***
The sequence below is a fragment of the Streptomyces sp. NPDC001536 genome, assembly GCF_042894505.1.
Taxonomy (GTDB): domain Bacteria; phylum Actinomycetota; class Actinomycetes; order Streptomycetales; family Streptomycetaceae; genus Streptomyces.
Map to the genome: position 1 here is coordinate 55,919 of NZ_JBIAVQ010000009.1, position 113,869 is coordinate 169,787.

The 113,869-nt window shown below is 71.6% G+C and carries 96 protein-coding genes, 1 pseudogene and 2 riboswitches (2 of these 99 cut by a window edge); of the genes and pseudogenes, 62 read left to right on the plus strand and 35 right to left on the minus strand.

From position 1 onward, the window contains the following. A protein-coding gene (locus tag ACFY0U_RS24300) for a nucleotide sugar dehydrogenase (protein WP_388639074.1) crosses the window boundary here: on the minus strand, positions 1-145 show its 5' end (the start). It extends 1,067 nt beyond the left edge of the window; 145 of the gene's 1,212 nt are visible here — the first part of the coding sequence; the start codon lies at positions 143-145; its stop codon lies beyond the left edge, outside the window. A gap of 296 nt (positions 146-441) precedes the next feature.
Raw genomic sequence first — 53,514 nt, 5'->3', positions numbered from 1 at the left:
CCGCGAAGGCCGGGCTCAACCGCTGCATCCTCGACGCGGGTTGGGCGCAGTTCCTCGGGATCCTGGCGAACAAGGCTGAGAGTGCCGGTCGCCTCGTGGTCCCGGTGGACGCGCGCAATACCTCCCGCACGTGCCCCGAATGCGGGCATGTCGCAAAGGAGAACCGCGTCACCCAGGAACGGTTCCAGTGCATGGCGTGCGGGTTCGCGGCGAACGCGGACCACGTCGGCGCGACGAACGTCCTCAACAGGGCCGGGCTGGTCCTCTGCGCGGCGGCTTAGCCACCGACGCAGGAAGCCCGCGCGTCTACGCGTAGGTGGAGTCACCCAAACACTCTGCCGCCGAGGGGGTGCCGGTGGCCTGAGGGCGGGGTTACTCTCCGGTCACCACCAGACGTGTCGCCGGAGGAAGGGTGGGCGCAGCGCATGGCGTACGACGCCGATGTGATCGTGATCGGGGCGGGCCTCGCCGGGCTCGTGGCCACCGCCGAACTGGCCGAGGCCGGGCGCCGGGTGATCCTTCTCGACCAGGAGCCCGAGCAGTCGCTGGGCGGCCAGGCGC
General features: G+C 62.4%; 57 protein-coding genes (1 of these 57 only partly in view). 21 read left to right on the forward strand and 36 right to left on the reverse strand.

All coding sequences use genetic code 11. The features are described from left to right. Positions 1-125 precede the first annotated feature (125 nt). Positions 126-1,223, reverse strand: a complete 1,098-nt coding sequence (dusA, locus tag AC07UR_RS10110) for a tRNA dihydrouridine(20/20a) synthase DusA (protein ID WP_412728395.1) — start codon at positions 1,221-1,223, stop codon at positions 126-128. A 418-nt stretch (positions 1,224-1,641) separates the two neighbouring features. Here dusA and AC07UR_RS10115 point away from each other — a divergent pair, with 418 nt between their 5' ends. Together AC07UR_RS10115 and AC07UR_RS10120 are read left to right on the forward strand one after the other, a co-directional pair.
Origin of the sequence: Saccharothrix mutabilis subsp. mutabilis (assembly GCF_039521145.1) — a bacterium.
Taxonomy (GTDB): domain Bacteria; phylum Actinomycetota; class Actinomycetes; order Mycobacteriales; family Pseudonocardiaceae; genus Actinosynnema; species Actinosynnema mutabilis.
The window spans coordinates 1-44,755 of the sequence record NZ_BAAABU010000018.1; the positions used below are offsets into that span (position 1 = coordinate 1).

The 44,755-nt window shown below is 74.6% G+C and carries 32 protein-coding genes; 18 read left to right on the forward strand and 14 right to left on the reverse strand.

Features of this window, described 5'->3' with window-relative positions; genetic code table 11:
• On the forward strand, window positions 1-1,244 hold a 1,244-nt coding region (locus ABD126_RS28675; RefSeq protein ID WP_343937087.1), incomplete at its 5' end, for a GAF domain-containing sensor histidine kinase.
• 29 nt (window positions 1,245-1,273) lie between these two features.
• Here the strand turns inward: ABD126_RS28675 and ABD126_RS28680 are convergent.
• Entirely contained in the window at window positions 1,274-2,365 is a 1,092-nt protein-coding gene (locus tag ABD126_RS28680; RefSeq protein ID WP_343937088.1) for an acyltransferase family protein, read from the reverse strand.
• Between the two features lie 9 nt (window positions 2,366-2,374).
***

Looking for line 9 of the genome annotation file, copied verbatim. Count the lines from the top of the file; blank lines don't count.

All coding sequences use genetic code 11. The features are described from left to right. Positions 1-125 precede the first annotated feature (125 nt). Positions 126-1,223, reverse strand: a complete 1,098-nt coding sequence (dusA, locus tag AC07UR_RS10110) for a tRNA dihydrouridine(20/20a) synthase DusA (protein ID WP_412728395.1) — start codon at positions 1,221-1,223, stop codon at positions 126-128. A 418-nt stretch (positions 1,224-1,641) separates the two neighbouring features. Here dusA and AC07UR_RS10115 point away from each other — a divergent pair, with 418 nt between their 5' ends. Together AC07UR_RS10115 and AC07UR_RS10120 are read left to right on the forward strand one after the other, a co-directional pair.